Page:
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The Charge of the Light Brigade/

The Balkan War/ and The Old

Lesson Objectives: This is the final lesson in the Unit plan that has discussed nationalism and

the growth of the European nations. This lesson comes after students have learned about

Germany, Italy, and Russia, and discusses Austria and the Ottoman empire. The objectives for

this lesson will be for students to be able to compare the Ottoman empire at this stage in history

with its contemporary rivals. Another aspect of this class is meant to connect to students reading

and critical thinking skills. For homework, students will have been assigned to listen to and or

read the Charge of the Light Brigade and to discuss the poem and what the students think it

means on Schoology. This will give students the chance to connect their history knowledge to a

poem, which is a different format than most documents that students work with in history class

and will allow them to learn about history and its connection to the literature.

Lesson Objectives listed in Blooms Taxonomy Format:

Students will explain the importance and meaning of the Poem, the Charge of the Light

Students will interpret the authors meaning in the Charge of the Light Brigade.
Students will analyze the Charge of the Light Brigade for its meaning, important parts,

and historical significance.

School Objectives:
I can explain the basic principles of the political thought movements of the 1800s-

liberalism and conservatism, and explain which populations supported each movement.

I can define nationalism and describe its origins and growth in Europe.

I can identify the causes and effects of the revolutions in the Balkans, France, Austria,

Russia and Germany and analyze the effects of nationalism or liberalism in these


Pre-Instructional Activities.

Coming into this lesson, students will have read / or listened to the charge of the light brigade.

The homework for the previous night of class will have been to listen to or read the poem and to

post a discussion link on schoology saying what the students thought the poem was about.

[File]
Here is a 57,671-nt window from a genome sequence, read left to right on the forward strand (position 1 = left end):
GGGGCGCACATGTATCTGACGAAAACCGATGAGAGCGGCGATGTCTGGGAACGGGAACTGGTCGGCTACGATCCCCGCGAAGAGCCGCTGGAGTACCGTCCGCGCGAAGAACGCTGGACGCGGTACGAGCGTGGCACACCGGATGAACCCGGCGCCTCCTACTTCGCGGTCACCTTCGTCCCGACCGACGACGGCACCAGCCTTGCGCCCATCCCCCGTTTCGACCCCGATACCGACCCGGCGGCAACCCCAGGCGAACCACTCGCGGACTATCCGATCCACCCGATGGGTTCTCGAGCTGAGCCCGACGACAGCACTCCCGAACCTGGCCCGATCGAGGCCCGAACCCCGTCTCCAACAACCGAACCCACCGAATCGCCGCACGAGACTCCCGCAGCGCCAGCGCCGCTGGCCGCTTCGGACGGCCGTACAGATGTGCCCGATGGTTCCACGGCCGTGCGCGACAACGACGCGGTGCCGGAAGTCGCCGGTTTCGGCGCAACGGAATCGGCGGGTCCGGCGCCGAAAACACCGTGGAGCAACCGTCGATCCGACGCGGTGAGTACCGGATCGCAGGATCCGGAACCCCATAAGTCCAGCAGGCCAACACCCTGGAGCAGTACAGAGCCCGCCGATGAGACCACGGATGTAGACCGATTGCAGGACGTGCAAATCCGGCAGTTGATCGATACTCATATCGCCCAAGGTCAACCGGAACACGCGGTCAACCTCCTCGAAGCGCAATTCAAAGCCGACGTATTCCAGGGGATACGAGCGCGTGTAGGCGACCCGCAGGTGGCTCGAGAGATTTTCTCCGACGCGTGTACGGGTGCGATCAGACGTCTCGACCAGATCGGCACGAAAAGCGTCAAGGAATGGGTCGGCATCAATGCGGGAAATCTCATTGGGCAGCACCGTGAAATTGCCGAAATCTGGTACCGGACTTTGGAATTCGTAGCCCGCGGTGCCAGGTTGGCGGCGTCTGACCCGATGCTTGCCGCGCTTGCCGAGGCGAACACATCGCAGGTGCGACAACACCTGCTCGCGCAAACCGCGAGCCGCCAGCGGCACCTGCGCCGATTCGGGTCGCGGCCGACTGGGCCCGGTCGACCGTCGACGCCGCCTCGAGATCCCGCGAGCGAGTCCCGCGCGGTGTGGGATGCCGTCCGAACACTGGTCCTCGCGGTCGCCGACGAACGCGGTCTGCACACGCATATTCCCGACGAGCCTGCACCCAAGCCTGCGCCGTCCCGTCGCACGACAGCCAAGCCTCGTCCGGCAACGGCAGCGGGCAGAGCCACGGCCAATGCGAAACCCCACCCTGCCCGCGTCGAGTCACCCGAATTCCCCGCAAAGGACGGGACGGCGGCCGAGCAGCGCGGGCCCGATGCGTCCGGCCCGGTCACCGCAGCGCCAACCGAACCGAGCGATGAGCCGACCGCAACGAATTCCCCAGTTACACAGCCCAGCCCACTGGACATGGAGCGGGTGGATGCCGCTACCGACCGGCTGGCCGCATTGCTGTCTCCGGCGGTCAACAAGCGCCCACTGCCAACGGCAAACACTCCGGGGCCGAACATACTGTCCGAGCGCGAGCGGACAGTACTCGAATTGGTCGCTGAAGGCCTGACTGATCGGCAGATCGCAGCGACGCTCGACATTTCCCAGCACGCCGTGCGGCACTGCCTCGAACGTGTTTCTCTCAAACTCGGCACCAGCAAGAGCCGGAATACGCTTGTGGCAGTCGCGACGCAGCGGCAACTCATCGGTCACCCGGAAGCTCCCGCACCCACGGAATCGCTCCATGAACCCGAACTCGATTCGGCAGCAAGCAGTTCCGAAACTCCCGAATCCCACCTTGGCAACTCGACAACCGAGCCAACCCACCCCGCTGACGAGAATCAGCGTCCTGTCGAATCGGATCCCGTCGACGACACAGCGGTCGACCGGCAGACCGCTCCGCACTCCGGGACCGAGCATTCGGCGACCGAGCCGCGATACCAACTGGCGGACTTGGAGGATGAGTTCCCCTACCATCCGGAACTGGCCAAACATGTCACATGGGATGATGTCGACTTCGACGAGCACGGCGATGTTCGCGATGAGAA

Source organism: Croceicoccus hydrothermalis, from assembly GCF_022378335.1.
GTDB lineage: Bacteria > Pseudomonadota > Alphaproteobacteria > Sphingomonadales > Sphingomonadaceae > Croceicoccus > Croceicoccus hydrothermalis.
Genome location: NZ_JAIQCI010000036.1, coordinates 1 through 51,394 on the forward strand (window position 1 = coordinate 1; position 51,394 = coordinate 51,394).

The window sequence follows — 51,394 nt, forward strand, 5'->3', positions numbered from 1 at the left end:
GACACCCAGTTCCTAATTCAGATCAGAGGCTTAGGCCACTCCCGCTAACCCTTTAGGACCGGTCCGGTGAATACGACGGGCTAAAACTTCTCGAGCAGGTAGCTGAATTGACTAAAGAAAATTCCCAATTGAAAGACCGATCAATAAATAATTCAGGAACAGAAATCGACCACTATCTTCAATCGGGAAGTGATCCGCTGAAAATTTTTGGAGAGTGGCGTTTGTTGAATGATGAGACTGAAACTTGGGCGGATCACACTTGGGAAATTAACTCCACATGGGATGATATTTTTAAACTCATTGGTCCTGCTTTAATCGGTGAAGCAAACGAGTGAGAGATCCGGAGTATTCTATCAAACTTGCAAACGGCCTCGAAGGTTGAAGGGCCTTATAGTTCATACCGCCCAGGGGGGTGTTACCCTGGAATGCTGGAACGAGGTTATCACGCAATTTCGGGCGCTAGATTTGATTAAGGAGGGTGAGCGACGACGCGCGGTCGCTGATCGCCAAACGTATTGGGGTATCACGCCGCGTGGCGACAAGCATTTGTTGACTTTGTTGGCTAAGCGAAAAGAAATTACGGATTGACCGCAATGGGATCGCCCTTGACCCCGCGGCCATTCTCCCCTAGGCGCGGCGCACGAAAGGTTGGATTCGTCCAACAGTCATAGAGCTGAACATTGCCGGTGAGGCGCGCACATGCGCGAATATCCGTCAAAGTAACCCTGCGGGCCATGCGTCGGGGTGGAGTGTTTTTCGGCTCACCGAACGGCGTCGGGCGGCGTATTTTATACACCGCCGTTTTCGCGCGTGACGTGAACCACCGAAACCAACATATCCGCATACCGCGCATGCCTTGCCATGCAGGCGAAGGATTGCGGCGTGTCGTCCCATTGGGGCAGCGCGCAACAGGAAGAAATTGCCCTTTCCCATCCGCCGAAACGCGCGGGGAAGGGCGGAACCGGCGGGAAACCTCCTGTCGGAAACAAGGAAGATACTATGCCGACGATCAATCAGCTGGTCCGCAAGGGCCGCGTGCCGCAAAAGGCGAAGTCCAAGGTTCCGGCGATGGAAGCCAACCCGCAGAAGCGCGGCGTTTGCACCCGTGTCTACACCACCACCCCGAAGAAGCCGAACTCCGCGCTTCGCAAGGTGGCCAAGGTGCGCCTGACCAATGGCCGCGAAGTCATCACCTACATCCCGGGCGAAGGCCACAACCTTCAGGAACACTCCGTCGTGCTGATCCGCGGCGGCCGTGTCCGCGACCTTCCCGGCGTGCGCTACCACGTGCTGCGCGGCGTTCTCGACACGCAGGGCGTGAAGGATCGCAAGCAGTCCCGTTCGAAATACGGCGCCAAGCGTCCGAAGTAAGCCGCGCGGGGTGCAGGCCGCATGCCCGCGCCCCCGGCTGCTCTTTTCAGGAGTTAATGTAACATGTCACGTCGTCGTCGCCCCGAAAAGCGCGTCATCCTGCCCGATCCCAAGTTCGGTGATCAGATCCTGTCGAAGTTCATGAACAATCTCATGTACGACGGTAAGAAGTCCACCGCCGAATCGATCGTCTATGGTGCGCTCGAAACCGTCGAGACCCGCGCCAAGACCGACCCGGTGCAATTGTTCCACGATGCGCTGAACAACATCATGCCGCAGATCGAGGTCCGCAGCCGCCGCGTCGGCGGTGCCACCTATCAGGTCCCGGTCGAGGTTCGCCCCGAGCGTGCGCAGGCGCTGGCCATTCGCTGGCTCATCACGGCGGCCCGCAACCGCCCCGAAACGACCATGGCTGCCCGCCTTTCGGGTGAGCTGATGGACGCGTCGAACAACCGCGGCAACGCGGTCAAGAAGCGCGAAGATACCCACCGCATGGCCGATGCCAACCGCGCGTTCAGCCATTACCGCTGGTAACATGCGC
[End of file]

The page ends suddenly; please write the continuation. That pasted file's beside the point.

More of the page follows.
Beginning the class period, I plan to have a discussion and lead students through annotating the

first four stanzas as of the Charge of the Light Brigade as well as the final stanza. We will be

looking at this poem will help students to think about nationalism. The Charge of the Light

Brigade presents nationalism in a way that yields itself to an interesting debate about the positive

and negative sides of Nationalism.

Directed Teaching: For this lesson, I plan to cover nationalism in Austria and the Ottoman

Empire. This lesson will complete the unit on nationalism that we have been working through for

two weeks. I plan to discuss the collapse of the Austrian and Ottoman Empires. The important

topics in this lesson are the wide expanse of the Ottoman and Austrian empires and the legacies

of hate and un-acceptance that were left by these old empires.

Independent Practice: After the lesson, I plan to remind students that there is a test on the
following Tuesday and that they should be studying the reading guides that they had been

assigned for homework. This will serve as their study guide until the following Monday.
Differentiated Instruction: Students will have the opportunity to ask for support through the

annotation process in class.

Resources: the video used in class came from this link: https://www.youtube.com/watch?

v=uzCOL6ewpPw. This section was focused on Textbook chapter 10 section 4, in Prentice Hall

World History from 1500-Present.

Poem: https://www.poetryfoundation.org/poems-and-poets/poems/detail/45319

Half a league, half a league,
Half a league onward,
All in the valley of Death
Rode the six hundred.
Forward, the Light Brigade!
Charge for the guns! he said.
Into the valley of Death
Rode the six hundred.

Forward, the Light Brigade!
Was there a man dismayed?
Not though the soldier knew
Someone had blundered.
Theirs not to make reply,
Theirs not to reason why,
Theirs but to do and die.
Into the valley of Death
Rode the six hundred.

Cannon to right of them,
Cannon to left of them,
Cannon in front of them
Volleyed and thundered;
Stormed at with shot and shell,
Boldly they rode and well,
Into the jaws of Death,
Into the mouth of hell
Rode the six hundred.

Flashed all their sabres bare,
Flashed as they turned in air
Sabring the gunners there,
Charging an army, while
All the world wondered.
Plunged in the battery-smoke
Right through the line they broke;
Cossack and Russian
Reeled from the sabre stroke
Shattered and sundered.
Then they rode back, but not
Not the six hundred.